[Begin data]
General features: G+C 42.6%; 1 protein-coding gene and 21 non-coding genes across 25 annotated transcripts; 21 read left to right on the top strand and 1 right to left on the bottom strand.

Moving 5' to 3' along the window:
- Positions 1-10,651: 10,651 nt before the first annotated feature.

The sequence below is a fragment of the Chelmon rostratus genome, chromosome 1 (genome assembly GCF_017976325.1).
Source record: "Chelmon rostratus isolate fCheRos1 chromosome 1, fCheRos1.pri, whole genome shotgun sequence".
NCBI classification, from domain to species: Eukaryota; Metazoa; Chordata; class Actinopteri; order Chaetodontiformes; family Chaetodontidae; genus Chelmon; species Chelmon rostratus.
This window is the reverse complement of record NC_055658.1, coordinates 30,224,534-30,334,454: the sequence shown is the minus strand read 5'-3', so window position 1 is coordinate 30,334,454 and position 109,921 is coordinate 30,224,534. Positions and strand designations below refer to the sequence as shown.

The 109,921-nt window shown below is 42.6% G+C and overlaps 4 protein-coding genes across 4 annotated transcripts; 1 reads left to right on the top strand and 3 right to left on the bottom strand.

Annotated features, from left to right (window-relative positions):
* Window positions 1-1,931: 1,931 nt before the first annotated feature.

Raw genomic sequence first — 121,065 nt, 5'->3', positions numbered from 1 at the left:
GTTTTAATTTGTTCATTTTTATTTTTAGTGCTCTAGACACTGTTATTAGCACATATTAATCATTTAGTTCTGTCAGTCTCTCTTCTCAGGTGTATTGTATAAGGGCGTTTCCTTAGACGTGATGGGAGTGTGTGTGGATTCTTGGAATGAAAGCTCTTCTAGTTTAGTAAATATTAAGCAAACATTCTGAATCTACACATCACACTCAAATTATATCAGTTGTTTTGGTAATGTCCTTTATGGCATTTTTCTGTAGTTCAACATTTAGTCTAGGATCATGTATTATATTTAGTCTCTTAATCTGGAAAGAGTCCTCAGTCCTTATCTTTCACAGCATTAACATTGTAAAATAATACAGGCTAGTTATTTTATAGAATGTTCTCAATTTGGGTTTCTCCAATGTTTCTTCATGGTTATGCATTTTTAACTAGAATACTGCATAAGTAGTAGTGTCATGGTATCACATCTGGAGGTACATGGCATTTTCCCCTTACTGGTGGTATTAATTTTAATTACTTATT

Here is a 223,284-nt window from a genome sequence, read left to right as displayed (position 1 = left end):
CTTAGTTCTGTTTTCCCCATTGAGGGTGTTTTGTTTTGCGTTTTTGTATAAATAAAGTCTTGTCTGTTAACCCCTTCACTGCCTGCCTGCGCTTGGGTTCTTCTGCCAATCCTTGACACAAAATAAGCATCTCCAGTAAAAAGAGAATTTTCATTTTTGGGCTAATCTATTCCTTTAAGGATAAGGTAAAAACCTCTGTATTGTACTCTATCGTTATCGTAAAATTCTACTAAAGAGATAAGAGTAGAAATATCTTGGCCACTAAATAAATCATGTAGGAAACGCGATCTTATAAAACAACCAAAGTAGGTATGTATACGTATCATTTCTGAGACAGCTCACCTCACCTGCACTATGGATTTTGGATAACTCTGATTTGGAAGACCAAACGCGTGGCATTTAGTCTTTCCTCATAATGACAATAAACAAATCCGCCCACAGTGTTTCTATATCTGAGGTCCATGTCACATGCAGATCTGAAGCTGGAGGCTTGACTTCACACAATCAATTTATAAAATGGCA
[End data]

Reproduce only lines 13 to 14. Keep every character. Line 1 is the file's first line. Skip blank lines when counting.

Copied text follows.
Here is a 223,284-nt window from a genome sequence, read left to right as displayed (position 1 = left end):
CTTAGTTCTGTTTTCCCCATTGAGGGTGTTTTGTTTTGCGTTTTTGTATAAATAAAGTCTTGTCTGTTAACCCCTTCACTGCCTGCCTGCGCTTGGGTTCTTCTGCCAATCCTTGACACAAAATAAGCATCTCCAGTAAAAAGAGAATTTTCATTTTTGGGCTAATCTATTCCTTTAAGGATAAGGTAAAAACCTCTGTATTGTACTCTATCGTTATCGTAAAATTCTACTAAAGAGATAAGAGTAGAAATATCTTGGCCACTAAATAAATCATGTAGGAAACGCGATCTTATAAAACAACCAAAGTAGGTATGTATACGTATCATTTCTGAGACAGCTCACCTCACCTGCACTATGGATTTTGGATAACTCTGATTTGGAAGACCAAACGCGTGGCATTTAGTCTTTCCTCATAATGACAATAAACAAATCCGCCCACAGTGTTTCTATATCTGAGGTCCATGTCACATGCAGATCTGAAGCTGGAGGCTTGACTTCACACAATCAATTTATAAAATGGCA